Tomaso makes a Spaghetti all’Amatriciana that can win over even the hardened hearts of brown-bread-loving Germans. (He had better, since he has a German girlfriend and a half-German baby on the way!) Now after living nearly 17 years in Berlin Tomaso has broadened his mind when it comes to carbohydrates, however he admits that in his first years living abroad, he ate pasta nearly every night. It may sound extreme when you consider all the potential grain-based delights that he was missing out on. But then again, when it comes to carbohydrates, pasta is about as versatile as it gets. Even something seemingly straightforward, like Amatriciana, has endless minute variations that can give very different results. Use a bit of onion, get a sweeter sauce; choose spaghetti instead of bucatini, enjoy a slightly different texture. The brand of canned tomatoes or pasta itself makes a world of difference. There is no incorrect recipe per se (though pastas not originating from Italy are completely verboten), but there are ways of doing it that just feel more “Italian” than others, and, therefore more like comfort food, no matter which carbohydratic tradition you come from.

I particularly like Tomaso’s Spaghetti all’Amatriciana because it blends a spicy sharpness with the typical salty-savory quality that one expects from this dish. He emphasizes the importance of the proper amount of sauce for the pasta. If it is swimming in sauce, it’s not right, but it also need not be thinned down with pasta water at the end to compensate for too little sauce. While guanciale (salt-cured pork jowl) is the classic choice of meat, it is more difficult to procure in Germany than in Italy; Tomaso instead cut strips of bacon, which I think worked perfectly. Though in principle it is a simple, everyday meal, this Amatriciana possessed a refined quality that perhaps can only be achieved by a seasoned cook. One who has prepared and eaten pasta many, many… many times.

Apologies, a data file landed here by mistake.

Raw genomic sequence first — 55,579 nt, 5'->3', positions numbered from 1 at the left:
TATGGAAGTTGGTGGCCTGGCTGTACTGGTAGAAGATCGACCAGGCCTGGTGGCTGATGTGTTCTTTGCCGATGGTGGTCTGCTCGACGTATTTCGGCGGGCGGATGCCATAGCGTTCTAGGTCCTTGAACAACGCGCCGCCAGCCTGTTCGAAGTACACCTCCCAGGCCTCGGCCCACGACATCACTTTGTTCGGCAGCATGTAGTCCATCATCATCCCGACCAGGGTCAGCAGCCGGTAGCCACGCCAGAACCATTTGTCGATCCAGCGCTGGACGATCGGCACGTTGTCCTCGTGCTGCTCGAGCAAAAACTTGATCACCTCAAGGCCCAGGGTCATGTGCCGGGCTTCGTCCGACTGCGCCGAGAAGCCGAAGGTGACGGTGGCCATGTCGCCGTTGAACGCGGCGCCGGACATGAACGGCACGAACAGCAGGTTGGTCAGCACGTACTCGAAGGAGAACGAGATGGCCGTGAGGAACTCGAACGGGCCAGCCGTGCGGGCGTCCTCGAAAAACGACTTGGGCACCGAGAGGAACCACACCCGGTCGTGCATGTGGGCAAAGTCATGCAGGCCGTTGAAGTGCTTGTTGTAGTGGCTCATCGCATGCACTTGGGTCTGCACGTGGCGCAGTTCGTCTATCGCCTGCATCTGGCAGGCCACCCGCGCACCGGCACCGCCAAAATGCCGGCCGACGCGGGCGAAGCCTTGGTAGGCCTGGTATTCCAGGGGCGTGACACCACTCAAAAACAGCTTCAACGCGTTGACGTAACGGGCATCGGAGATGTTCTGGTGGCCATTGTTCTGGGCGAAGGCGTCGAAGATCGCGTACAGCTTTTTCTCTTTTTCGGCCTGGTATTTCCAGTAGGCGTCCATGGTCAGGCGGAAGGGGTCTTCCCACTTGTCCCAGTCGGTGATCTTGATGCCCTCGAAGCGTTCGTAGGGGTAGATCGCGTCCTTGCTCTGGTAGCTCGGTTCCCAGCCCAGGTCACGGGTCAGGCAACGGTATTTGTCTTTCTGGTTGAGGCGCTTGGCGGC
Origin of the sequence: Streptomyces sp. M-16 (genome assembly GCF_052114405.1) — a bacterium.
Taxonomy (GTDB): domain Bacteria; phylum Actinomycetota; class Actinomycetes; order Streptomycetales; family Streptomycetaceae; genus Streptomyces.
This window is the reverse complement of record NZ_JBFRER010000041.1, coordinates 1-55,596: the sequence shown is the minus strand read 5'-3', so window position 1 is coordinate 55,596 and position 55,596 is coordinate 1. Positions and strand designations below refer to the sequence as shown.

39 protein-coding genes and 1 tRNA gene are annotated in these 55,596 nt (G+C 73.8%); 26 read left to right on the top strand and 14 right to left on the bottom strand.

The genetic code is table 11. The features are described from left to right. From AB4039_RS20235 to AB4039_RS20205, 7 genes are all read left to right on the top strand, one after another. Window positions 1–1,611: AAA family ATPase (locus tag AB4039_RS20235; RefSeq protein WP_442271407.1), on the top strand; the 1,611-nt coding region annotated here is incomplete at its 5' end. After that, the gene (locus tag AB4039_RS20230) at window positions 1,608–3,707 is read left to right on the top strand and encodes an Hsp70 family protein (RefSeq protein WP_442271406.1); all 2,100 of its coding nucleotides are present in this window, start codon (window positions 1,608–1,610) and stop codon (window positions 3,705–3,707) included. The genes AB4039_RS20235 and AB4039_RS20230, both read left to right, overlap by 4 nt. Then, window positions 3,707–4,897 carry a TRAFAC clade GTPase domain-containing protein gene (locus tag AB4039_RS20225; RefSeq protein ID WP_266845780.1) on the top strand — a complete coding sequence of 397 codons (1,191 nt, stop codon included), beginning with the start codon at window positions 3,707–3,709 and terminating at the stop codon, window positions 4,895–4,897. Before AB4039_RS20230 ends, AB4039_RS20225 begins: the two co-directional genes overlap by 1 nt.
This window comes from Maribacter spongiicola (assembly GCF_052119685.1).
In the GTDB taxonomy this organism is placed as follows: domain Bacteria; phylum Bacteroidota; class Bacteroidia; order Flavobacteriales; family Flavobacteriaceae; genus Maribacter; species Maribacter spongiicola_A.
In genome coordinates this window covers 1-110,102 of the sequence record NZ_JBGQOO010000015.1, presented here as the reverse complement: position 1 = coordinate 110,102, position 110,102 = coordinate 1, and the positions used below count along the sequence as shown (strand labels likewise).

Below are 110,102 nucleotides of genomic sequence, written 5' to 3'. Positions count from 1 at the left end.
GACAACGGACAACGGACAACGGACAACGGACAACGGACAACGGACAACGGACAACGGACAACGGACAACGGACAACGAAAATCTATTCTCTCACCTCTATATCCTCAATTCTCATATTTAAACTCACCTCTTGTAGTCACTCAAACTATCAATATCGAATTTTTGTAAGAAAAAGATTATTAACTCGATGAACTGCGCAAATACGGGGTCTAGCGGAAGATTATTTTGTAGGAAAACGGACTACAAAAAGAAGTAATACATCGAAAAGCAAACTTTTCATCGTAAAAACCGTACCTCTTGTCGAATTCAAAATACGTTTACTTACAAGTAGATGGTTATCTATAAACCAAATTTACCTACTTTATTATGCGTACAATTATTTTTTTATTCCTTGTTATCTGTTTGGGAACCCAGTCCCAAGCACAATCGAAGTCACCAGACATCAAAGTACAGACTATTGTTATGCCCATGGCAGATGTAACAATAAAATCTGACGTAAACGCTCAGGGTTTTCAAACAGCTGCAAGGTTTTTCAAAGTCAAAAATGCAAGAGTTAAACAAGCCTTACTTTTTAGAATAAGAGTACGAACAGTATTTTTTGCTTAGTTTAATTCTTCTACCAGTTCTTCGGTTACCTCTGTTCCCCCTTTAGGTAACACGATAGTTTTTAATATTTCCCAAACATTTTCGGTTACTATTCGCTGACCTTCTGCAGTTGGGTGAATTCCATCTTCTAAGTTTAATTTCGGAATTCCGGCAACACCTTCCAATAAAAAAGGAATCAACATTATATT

Recipe- Spaghetti all’Amatriciana


2 Tbsp Olive oil

Approx. 125 grams bacon (or guanciale, if you have it) sliced into thin strips

2 pepperoncini

2-3 cloves of garlic, cut into large pieces

1 can peeled (pelati) tomatoes (Tomaso used Del Monte, readily available in Germany)

a few basil leaves

salt/black pepper

500 grams dried spaghetti or bucatini (De Cecco or Voiello)

approx.. 50 grams finely grated Pecorino


1. Fry strips of bacon in a pan for about four minutes over medium heat until golden-brown. Remove from pan and set aside.

2. Heat 1 Tbsp of olive oil in the pan and add the garlic and pepperoncini. Stir occasionally and cook until garlic is golden in color. Add the can of tomatoes. As the oil is quite hot, the tomatoes will sizzle and cook quickly. Reduce heat and stir occasionally, cooking tomatoes for only about 2 minutes. Add bacon. Tear basil leaves into pieces and add them as well.

3. Remove pan from heat. Ideally let the sauce sit for about a half hour so that the flavors become more concentrated.

4. Bring a large pot of water to a boil. Season with salt. Add dried spaghetti or bucatini, whichever you have on hand or prefer, and cook, stirring occasionally with a fork.

5. Meanwhile, turn the stove back on to re-heat the tomato sauce. Add the last couple of cherry tomatoes and stir into the sauce. Remove the pieces of garlic and discard. Season sauce with salt and black pepper to taste.

6. Just before the pasta is al dente, drain in a colander. Sprinkle over it the remaining tablespoon of olive oil, to keep pasta soft and to add a bit more fatty flavor. Add pasta to the sauce, stirring vigorously with a fork or tongs to coat. Cook until pasta is al dente.

7. Transfer pasta to four warmed plates. Add a bit of the grated pecorino to the top. Serve to carbohydrate-comfort-food starving friends (with or without a spoon to help).